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Health Homes and Neighborhoods

Also known as the patient-centered medical home, the Person-Centered Healthcare Home is a relatively new model gaining momentum throughout the country for its potential to advance both quality health care and cost-effectiveness. Many states are implementing health homes for persons with complex chronic conditions, including serious mental illness and behavioral health issues, as a strategy to improve the patient experience and health care outcomes as well as reduce costs.  By wrapping health and social services around medically complex Medicaid/Medicaid beneficiaries and improving care coordination, states, health plans and provider systems intend to demonstrate reduced hospitalizations, emergency room use and avoidable admissions.

In 2007, several medical associations issued the Joint Principles of Patient-Centered Medical Homes which set forth standards governing these new organizations, including: on-going client relationship with a personal physician; physician-directed multi-disciplinary team to provide services; whole person orientation; coordinated care; outcomes-oriented and evidenced-based treatment; enhanced access to treatment; and reimbursement commensurate with the services offered. In 2008, The Commonwealth Fund, in concert with other organizations, initiated a five-year demonstration project to help primary care safety net sites become high-performing patient-centered medical homes.

Additional information can be found at the NCQA Patient-Centered Medical Home and the Patient Centered Medical Home Resource Center websites. Missouri’s Primary Care Practice Health Homes website provides descriptions, flow charts, MOU’s and other valuable information. The Integrated Care Resource Center provides technical assistance to state Medicaid agencies that seek to amend their Medicaid plan to implement Health Homes for chronic conditions. Their resource library contains much useful information health home design and implementation.

As the 2013 IBHP paper “Health Reform and Transformation of the Delivery of Care” points out, while there is considerable information available on the subject of health reform, widespread transmission of it is vitally needed.  IBHP’s survey of 590 physical and behavioral health providers and students found that over half had “limited” or “no knowledge” of important aspects of health reform such as patient eligibility, population health management and performance incentives.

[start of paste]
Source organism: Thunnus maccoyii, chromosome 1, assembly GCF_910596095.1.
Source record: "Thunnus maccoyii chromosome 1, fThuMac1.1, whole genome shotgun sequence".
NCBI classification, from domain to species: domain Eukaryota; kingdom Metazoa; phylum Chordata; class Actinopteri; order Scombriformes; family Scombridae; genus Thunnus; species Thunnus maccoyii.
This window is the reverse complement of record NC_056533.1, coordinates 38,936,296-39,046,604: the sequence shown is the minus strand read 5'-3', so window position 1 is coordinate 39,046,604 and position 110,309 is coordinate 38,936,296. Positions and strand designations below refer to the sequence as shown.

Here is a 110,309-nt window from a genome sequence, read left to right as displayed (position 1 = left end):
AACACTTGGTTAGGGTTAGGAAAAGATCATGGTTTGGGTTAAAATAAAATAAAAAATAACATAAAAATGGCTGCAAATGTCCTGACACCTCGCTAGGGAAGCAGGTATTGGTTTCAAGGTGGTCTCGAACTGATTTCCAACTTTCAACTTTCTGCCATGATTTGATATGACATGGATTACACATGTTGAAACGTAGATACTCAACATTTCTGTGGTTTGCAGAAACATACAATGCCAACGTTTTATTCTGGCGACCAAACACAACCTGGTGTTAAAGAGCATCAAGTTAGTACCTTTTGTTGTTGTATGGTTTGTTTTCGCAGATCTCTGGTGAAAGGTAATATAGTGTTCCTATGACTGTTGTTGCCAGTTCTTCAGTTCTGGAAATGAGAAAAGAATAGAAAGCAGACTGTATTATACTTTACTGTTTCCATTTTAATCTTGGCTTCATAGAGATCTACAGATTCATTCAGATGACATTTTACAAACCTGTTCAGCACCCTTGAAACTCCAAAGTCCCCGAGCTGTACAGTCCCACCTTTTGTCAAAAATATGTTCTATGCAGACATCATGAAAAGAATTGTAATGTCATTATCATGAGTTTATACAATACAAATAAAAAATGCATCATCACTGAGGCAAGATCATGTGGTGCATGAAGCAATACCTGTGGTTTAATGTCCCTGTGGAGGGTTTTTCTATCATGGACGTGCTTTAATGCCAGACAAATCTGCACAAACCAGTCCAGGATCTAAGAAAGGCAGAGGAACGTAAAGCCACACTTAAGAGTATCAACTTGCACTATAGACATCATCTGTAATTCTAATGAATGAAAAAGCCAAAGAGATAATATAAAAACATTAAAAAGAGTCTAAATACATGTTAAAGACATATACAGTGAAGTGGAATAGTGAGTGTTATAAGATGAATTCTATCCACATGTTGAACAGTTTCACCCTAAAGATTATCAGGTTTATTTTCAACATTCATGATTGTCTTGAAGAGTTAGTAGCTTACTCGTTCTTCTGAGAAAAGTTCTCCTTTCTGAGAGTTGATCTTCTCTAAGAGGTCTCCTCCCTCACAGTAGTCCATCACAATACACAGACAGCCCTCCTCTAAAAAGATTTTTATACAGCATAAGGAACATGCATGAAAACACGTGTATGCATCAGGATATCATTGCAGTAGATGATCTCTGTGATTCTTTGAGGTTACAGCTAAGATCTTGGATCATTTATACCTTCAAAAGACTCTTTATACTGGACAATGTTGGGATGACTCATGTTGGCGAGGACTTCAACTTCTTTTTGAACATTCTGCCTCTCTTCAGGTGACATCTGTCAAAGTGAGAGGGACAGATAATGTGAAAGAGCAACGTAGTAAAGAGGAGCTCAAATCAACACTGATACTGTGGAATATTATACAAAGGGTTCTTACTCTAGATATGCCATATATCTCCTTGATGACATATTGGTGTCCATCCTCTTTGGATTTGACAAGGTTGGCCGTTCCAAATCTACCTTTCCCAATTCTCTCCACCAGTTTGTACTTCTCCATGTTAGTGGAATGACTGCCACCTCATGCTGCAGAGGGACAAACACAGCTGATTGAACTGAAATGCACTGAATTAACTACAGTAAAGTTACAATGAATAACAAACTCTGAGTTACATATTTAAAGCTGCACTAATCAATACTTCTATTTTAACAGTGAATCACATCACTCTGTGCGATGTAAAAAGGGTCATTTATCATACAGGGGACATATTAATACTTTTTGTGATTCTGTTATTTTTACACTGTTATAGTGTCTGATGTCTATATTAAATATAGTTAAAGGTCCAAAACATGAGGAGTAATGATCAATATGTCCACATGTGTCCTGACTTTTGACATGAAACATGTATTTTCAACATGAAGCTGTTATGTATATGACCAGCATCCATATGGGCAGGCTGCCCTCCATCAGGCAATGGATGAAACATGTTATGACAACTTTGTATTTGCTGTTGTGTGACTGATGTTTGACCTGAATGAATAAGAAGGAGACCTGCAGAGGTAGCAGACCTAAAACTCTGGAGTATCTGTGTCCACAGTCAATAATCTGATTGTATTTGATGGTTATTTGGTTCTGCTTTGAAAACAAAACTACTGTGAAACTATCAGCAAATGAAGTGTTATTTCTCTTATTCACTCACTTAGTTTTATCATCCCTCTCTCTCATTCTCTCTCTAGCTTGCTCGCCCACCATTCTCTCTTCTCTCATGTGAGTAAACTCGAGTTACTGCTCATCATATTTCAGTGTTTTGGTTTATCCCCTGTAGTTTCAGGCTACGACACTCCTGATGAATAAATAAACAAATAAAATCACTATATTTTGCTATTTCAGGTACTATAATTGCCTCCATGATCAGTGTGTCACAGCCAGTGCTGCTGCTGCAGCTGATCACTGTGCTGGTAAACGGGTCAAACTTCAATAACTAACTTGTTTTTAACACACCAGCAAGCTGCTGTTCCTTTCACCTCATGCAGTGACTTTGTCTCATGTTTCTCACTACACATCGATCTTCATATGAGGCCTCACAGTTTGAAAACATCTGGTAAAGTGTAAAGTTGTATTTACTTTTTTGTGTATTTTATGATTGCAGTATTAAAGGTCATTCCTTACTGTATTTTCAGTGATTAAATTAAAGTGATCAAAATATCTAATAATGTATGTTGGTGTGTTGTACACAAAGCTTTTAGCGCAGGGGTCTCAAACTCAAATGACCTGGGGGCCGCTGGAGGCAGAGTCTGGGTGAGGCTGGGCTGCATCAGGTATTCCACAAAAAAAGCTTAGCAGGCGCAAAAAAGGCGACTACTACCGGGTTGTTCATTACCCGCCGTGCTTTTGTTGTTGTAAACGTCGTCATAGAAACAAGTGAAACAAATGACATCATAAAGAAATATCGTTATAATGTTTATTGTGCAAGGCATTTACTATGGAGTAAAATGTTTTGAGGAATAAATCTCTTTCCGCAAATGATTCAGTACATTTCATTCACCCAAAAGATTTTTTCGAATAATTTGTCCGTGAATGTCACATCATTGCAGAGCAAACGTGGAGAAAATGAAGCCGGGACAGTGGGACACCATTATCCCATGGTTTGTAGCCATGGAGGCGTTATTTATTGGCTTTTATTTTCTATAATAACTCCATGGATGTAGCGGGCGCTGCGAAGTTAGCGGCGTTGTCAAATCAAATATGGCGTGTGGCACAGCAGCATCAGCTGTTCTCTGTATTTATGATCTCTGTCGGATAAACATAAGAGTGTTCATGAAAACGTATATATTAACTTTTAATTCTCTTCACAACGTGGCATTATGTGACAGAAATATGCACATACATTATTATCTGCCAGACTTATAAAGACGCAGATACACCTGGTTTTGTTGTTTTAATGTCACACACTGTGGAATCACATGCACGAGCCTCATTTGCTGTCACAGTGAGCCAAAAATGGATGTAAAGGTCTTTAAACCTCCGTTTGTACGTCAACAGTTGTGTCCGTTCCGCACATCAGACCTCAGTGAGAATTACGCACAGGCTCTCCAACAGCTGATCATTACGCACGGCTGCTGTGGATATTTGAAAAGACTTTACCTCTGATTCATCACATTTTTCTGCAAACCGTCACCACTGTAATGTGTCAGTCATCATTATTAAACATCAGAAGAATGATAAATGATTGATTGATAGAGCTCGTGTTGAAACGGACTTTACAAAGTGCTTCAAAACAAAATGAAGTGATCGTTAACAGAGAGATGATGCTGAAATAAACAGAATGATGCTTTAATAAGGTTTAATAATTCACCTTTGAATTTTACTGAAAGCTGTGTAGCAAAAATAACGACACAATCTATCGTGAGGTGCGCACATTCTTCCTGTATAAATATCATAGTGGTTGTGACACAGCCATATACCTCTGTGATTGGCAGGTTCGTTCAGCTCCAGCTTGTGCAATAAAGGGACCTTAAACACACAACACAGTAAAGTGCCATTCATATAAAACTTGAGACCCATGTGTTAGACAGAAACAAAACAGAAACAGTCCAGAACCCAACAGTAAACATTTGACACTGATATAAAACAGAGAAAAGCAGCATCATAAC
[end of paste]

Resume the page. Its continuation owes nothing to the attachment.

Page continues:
The State of California has submitted an application to CMH to develop a 2703 Health Home pilot, an innovation of the Affordable Care Act.  California seeks to tie the health home pilot initiative together with its Center for Medicaid and Medicare-funded State Innovation Plan.  Click here to access the Califiornia Department of Health Care Services planning documents.  Other documents related to the State’s application can be found here.

Health Neighborhoods

Systems integration is being achieved in some localities by focusing on health neighborhoods.  Communities are defining and implementing health neighborhoods differently around the country.   They can be defined by geography, population or a virtual approach using data systems to aggregate information.  In seeking to address whole health needs, public systems are particularly seeking new approaches for individuals and communities with high incidence of co-occurring medical, mental health and/or substance abuse issues. Addressing adverse social factors is critical to improving outcomes for these high need individuals, and thus the integration of social services, housing and health is very important.

Agency for Healthcare Research and Quality’s (AHRQ) paper on “Coordinating Care in the Medical Neighborhood”  describes the concept, key features, desired outcomes, operations, barriers to overcome and tools for planning a health neighborhood.  The California Endowment launched its statewide “Building Healthy Communities Initiative” to address the social determinants of health in 14 communities throughout California.  This initiative is committed to achieving “4 Big Results”:  creating health homes for all children; reversing the childhood obesity epidemic; increasing school attendance; and reducing youth violence.

Los Angeles County has become a hot bed of health neighborhood planning.  The County is pursuing a Health Neighborhood pilot to develop health neighborhoods in 5-7 locations in 2015.  The Blue Shield Foundation has awarded LA Care Health Plan a planning grant to develop a Health Neighborhood Joint Planning Collaborative that will complement Los Angeles County’s pilots.  IBHP, this website’s host, has been selected as the facilitator for this planning project.

Listed below are just a few of the myriad papers and reports centering on healthcare homes:

Integrating Mental Health Into The Healthcare Home / Behavioral Health Organizations